He was one of the leaders of the National Liberal Party, established in 1874–1875, but in 1884, entering into conflict with Ion Brătianu, he organized a liberal dissent. He enthusiastically supported the proclamation of the country's independence and Romania's participation in the Russian-Turkish war of 1877–1878. In 1858 he founded and chaired the "Association of Printing Workers in Bucharest". In 1863 he founded the House of mutual help of the Romanian printers together with Walter Scarlat, Iosif Romanov, Zisu Popa, Mihalache Gălășescu and Petre Ispirescu.

In 1861, he returned to Romania, and was elected deputy, and in 1866 was minister of public instruction. Between 15 and 16 July 1866, he was the temporary Prime Minister of Romania.

He was on several occasions a minister and president of the Chamber of Deputies. He was part of the Charles I first government and for several months was a minister of "Public Instruction and Religious Affairs". He was twice mayor of the Capital. In the memory of the Romanian revolutionary, in Bucharest there is Piața Rosetti and C. A. Rosetti Square, where the C. A. Rosetti Monument stands.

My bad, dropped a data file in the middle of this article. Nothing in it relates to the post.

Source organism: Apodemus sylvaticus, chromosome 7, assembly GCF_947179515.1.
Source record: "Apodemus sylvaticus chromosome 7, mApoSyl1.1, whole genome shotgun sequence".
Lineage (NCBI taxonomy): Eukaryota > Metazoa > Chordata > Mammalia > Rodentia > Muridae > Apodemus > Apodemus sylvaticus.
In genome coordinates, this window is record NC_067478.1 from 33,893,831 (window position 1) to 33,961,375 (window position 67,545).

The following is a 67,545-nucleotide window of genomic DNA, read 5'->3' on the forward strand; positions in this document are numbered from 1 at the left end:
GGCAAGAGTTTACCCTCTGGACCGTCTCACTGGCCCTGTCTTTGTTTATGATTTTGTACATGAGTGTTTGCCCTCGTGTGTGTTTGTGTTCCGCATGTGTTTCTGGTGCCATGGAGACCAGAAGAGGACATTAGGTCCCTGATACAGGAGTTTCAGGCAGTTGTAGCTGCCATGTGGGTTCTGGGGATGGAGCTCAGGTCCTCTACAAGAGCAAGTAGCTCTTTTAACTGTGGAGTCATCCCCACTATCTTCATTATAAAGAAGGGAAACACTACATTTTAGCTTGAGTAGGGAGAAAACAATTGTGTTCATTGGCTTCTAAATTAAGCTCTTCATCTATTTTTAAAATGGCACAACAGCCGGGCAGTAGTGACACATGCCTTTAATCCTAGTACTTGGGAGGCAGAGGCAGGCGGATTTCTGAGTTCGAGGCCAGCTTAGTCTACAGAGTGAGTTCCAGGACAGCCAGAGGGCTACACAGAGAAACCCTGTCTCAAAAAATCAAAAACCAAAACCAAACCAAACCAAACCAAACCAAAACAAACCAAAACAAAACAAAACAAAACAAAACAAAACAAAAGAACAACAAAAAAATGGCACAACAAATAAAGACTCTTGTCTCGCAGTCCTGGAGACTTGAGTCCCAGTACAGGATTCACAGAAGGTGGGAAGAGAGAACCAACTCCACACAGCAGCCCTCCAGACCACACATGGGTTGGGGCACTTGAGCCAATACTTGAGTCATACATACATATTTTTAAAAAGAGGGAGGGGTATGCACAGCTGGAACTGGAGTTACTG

His literature promotes romantic adventures, pathetic and vibrant style. In his youth he wrote sentimental and patriotic lyrics, translated from Byron, Béranger, Lamartine, Hugo.

In 1867 C. A. Rosetti was one of the founding members of the Romanian Literary Society, which later became the Romanian Academy.

He supported the deposition of Alexandru Ioan Cuza in 1866. He headed the Chamber of Deputies in 1877, and was Minister of the Interior between 1881 and 1882.

LegacyEdit

A street (Strada C. A. Rosetti) and a square (Piața Rosetti) downtown Bucharest are named after him, as well as a high school.

GalleryEdit

ReferencesEdit

  1. ^ Notiță bio-bibliografică în: Generalul R. Rosetti, Familia Rosetti, vol. II - Celelalte ramuri (Academia Română, "Studii și cercetări", XLVII, București, 1940).
  2. ^ C.A. Rosetti, Jurnalul meu, Editura Dacia, 1974, p.79-80.
  3. ^ "Ilustri Franc-Masoni Romani", Tratatuldeistorieamasoneriei.ro, retrieved 16 March 2020
  4. ^ Ioana Pârvulescu, În intimitatea secolului 19, pag. 102
  5. ^ Podul Grant, lângă Gara de Nord în București îi poartă numele.
  6. ^ Conform informațiilor pe care el însuși le dă într-o scrisoare către Jules Michelet din 12 decembrie 1850 - în: C.A. Rosetti, Corespondență, Ed. Minerva, 1980, p. 367.
  7. ^ după M.Eminescu-opera_completă,volum10 "Mai deunăzi..."
  • "Rosetti, Constantin." The Columbia Encyclopedia, 6th ed. New York: Columbia University Press, 2001–04.
  • C.A. Rosetti James Chastain, Encyclopedia of 1848 Revolutions

Further readingEdit

  • Vasile Netea, C. A. Rosetti (București, 1970).
  • Marin Bucur, C. A. Rosetti, Mesianism şi Donquijotism revoluţionar (București, 1970).